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Sports Then and Now

Classic Rewind: Broncos Block Chargers Chance at Victory

Posted on October 15, 2009 by Dean Hybl

Each week, Sports Then and Now picks one NFL matchup and looks through the history books to find an intriguing past meeting between the two teams. We recap the game and hopefully help reintroduce (or introduce for you younger readers) you to some of the greats (and in some cases not so greats) from the history of professional football.

As two original members of the AFL, the Denver Broncos and San Diego Chargers twice annually on the field since 1960 and will face off for the 100th time when they meet November 22nd in Denver. Since 1977, the two teams have been the most dominant squads in the AFC West, combining for 19 of the last 32 division titles. Denver has won 10 titles, while the Chargers have claimed the division crown nine times, including each of the last three years.

There have been some high-scoring meetings between the two teams.

In just the second-ever meeting between the teams in 1960, Jack Kemp threw three touchdowns and the Los Angeles Chargers scored the final 14 points of the game to win 41-33. In that game, Gene Mingo of the Broncos kicked four field goals, scored a rushing touchdown and returned four kickoffs for 99 yards.

In 1963 the two teams took turns running up the score. Denver defeated San Diego 50-34 on October 6 and then the Chargers returned the favor with a 58-20 beat-down of the Broncos on December 22.

Perhaps one of the most exciting games in the series occurred in 2000 when the then-winless Chargers used three touchdown passes from Ryan Leaf to grab a 37-24 lead before Gus Frerotte tossed two touchdown passes in the final five minutes to lift the Broncos to a 38-37 victory.

Our pick for the Classic Rewind is a 1985 battle that features a pair of Hall of Fame quarterbacks in John Elway and Dan Fouts. Neither quarterback had a career day, but they both made the big plays down the stretch. The overtime battle finished with a dramatic twist that helped propel one team toward future success and the other toward a long period of futility.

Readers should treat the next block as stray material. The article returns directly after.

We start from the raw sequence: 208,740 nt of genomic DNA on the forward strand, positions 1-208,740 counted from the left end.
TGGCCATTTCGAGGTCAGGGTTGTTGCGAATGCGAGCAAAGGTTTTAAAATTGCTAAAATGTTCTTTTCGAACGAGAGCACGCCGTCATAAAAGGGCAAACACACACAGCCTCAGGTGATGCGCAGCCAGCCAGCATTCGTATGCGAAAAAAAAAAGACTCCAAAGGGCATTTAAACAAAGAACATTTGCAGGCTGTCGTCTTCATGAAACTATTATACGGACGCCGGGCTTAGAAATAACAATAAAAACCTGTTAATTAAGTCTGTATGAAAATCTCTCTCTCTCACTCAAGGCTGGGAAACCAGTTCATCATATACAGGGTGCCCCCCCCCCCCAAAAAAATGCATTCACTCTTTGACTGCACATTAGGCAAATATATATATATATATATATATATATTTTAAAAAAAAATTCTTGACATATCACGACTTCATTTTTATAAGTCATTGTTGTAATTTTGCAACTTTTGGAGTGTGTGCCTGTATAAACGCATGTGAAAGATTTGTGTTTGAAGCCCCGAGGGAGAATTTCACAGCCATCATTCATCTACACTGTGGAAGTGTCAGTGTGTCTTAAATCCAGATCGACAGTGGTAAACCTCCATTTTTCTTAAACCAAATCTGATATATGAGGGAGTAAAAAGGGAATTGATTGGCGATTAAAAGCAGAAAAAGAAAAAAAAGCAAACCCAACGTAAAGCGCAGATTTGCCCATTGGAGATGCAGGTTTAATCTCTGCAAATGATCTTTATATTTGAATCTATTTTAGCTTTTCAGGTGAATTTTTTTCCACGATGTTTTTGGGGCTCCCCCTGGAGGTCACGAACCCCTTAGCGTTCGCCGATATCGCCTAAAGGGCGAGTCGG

The Matchup: San Diego Chargers at Denver Broncos

Series Record: The Broncos and Charger have met 98 times with Denver holding a 53-44-1 advantage. Suprisingly, despite losing nine more games to Denver than they have won, San Diego has actually out-scored the Broncos 2,100 to 2,074.

The Game: November 17, 1985, Mile High Stadium, Denver

Team Records: San Diego 5-5, Denver 7-3

Overview: The San Diego Chargers were coming off consecutive wins over the Broncos (30-10) and Los Angeles Raiders (40-34) and were looking to close within a game of the Broncos in the AFC West. Denver entered the game leading the Los Angeles Raiders by one game and the Chargers by two in the division. The Broncos were coming off an emotional 17-16 Monday Night Football victory over the San Francisco 49ers and were looking to avenge their earlier loss to the Chargers.

Coaches: San Diego – Don Coryell (8th year in SD; 13th overall); Denver – Dan Reeves (5th year)

Dan Fouts made his sixth and final Pro Bowl appearance for the Chargers in 1985.

Dan Fouts made his sixth and final Pro Bowl appearance for the Chargers in 1985.